After a summer of mostly doe monopolizing the trail camera photos, some bigger bucks have started to appear.
Their hormones are high as they move through the back woods in search of those very doe.
A few bucks have been rather large and sporting decent racks.
However since they are on a mission of love, most pictures are blurred as they continue their search for the ladies.
As the hormones flow, the bucks are also busy defending territory.
Several cameras seemingly got photos of a large buck stalking a smaller one at the neighbor's pond.
One camera captured two bucks sparing, but it was too far way to tell whose horns were the biggest.
The neighborhood nursing buck turned out to actually a be seven-point.
Although it wasn't a pretty seven by trophy standards, one camera captured him shedding his velvet.
However, now he is now a uni-horn.
He must have lost a fight with one of the bigger bucks.
Mr. Uni-horn is a member of the backyard apple cleanup crew. A camera placed under a neglected golden delicious apple tree showed several deer making sure the yard was free of fallen apples.
Over the course of last week, the cameras picked up snowy scenes, something blue, turkeys and wood ducks.
The was an abrupt change in weather on Nov. 2 complete with a couple of inches of snow.
It's like the fall scenery changed to picturesque winter views overnight.
I felt blessed to view photos of the wildlife from the comfort of my heated home.
I was reminded of winter's harshness as I downloaded a photo of a buck trudging through a blustery winter night.
I also tried to be stealthy and sneak up to get a photo of the wood ducks. However, I just can never get as close as the trail cameras can with their unassuming appearances.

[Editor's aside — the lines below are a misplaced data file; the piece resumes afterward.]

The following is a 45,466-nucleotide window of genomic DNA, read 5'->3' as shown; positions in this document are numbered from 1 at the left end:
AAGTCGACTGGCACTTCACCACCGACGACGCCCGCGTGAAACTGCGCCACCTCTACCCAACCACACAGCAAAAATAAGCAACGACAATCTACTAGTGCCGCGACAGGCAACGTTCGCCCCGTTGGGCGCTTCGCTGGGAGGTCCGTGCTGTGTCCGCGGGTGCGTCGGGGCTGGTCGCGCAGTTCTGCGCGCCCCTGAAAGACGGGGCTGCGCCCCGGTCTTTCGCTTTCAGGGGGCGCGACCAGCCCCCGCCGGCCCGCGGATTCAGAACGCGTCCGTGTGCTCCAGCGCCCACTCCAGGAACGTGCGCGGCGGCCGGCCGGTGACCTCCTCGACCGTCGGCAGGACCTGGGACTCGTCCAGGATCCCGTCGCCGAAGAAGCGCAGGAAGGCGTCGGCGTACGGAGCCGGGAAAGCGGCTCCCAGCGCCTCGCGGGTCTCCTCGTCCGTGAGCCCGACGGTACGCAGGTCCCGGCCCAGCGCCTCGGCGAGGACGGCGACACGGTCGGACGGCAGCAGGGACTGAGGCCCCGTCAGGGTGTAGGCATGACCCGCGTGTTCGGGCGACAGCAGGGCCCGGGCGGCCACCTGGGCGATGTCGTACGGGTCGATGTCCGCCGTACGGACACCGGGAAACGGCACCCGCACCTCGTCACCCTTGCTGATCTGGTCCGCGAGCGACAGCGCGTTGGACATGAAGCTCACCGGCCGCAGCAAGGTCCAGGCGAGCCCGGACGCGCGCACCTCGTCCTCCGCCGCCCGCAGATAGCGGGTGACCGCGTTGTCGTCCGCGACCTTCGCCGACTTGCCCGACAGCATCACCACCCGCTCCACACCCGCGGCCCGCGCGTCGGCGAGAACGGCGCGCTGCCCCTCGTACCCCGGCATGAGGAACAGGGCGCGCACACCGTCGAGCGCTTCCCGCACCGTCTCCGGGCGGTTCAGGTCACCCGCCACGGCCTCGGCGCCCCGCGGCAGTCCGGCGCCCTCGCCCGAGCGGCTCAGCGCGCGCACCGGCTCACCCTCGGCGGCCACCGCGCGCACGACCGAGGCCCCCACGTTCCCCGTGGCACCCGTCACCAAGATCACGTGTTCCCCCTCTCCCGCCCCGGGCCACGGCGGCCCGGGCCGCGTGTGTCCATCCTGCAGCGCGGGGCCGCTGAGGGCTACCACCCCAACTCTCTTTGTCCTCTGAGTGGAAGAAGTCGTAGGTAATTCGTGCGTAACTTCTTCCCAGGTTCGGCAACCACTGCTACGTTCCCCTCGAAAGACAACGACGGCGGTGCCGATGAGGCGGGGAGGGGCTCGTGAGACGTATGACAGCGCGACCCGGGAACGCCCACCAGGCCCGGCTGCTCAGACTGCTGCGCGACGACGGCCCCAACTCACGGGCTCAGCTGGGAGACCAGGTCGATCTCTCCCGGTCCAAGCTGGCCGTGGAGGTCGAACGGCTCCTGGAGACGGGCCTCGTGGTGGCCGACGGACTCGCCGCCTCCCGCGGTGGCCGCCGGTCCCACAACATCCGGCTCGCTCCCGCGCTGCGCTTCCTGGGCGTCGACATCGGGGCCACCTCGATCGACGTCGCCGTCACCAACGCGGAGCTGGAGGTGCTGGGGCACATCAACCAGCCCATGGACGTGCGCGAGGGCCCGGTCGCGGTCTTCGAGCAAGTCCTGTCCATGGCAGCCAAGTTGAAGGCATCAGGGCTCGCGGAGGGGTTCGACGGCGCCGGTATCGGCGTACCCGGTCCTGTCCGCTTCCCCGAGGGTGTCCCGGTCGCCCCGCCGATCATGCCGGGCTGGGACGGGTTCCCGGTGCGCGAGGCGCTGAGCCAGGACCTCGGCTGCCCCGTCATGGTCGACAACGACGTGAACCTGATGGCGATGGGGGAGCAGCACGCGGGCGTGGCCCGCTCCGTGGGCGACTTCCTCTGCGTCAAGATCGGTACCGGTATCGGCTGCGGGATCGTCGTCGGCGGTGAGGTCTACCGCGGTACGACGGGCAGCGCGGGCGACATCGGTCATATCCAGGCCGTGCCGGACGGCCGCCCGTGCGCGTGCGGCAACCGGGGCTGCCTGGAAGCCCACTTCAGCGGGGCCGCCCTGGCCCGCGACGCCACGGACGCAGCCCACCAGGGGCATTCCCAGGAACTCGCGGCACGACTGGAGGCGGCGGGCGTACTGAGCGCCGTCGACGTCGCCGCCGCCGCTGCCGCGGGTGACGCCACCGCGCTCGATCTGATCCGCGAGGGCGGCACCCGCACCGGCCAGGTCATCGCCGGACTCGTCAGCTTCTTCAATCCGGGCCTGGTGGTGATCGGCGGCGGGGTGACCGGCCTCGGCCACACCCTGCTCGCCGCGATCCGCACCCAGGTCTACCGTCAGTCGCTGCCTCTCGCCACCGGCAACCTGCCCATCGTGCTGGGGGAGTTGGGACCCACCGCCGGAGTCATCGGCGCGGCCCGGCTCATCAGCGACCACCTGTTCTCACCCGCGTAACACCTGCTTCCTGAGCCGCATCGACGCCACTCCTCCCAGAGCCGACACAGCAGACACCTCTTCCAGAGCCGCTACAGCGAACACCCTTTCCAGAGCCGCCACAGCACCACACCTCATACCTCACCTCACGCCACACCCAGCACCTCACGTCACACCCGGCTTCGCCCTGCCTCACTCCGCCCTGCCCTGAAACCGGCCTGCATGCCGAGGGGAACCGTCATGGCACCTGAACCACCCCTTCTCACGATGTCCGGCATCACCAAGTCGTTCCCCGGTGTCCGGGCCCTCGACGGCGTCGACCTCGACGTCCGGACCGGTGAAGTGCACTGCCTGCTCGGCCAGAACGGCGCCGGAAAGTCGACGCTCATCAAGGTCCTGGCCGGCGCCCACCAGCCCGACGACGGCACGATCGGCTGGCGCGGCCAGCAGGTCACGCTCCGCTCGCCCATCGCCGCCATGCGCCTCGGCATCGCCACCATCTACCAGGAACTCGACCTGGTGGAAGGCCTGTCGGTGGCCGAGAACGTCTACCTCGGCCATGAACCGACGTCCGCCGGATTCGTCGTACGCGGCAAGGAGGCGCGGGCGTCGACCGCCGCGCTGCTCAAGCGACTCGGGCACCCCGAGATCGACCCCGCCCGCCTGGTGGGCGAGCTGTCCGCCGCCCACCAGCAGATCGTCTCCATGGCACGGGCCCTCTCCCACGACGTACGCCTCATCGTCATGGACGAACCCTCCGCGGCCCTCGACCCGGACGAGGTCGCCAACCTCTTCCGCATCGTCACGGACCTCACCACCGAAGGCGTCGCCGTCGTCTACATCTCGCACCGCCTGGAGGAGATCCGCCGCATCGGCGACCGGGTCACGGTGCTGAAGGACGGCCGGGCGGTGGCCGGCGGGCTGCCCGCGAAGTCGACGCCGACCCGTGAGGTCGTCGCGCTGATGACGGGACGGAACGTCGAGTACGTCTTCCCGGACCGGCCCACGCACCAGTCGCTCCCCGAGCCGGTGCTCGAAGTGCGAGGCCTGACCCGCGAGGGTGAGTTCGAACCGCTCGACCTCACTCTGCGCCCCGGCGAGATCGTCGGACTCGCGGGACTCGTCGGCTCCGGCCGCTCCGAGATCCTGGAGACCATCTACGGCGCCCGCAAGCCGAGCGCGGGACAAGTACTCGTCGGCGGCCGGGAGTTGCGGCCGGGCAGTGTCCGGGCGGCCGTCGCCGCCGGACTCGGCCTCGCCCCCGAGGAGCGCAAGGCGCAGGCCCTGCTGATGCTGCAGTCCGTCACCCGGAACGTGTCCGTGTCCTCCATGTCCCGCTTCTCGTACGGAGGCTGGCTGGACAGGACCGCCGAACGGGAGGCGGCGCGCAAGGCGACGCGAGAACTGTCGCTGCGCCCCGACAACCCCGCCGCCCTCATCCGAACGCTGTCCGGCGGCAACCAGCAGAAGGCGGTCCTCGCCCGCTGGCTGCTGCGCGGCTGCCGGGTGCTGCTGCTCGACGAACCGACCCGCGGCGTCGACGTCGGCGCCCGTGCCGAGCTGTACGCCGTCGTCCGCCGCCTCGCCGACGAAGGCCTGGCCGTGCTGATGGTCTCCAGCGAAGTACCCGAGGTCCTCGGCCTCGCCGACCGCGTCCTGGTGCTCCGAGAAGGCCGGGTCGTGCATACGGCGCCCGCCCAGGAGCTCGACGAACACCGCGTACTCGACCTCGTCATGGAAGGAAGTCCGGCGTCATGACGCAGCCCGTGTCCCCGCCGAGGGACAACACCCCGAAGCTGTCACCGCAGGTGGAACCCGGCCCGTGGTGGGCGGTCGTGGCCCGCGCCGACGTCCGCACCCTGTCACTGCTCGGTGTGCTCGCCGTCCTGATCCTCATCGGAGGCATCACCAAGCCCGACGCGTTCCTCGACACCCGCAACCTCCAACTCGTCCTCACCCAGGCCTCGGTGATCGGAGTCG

Sometimes, Kyle's warnings are warranted. He can smell a bear and gets very wary for good reason. Thank goodness there have not been many bears on the cameras. Mostly they pass through once a month. Lately, coworkers have reported bear troubles and missing bird feeders. So far, taking our feeders in at night has kept ours from demolition and disappearance.
I would have walked up on it with all three dogs and two goats, if it weren't for some intervention.
The neighbor across the road called my mom who stopped us in her yard before we reached the location of the hungry bear. Thank goodness for alert neighbors who watch over us along with some guardian angels.
The bear left and we returned home. However the minute we stepped into the yard, Kyle was on alert even though the threat was gone.
It was our ever escaping house cat Timus, who isn't supposed to be outside. Nonetheless, he is undaunted in his attempts as he uses the doggie door and clears the 6-foot kennel fence to freedom.
We have tried several ways to deter him, but none have worked yet. Timus was spotted trekking around the neighbor's pond.
Readers need to realize when I say neighbor, I mean "country neighbor.
It takes the dogs, goats and I about 10 minutes to make the trip from our house to the pond which is several acres away.
Timus has also been spotted in the early morning on one of the closer cameras walking our trails. Perhaps he wonders what all the fuss is about with the walking and wanted to try things for himself.
They are there 24/7.
No matter the weather they provide glimpses of what goes on when we are not around. I get to view the wildlife's comings and goings.
I also get to see the late night and early morning travels of a certain disobedient yellow cat who so far has managed to avoid getting into trouble.
That's just the nature of things 'round here.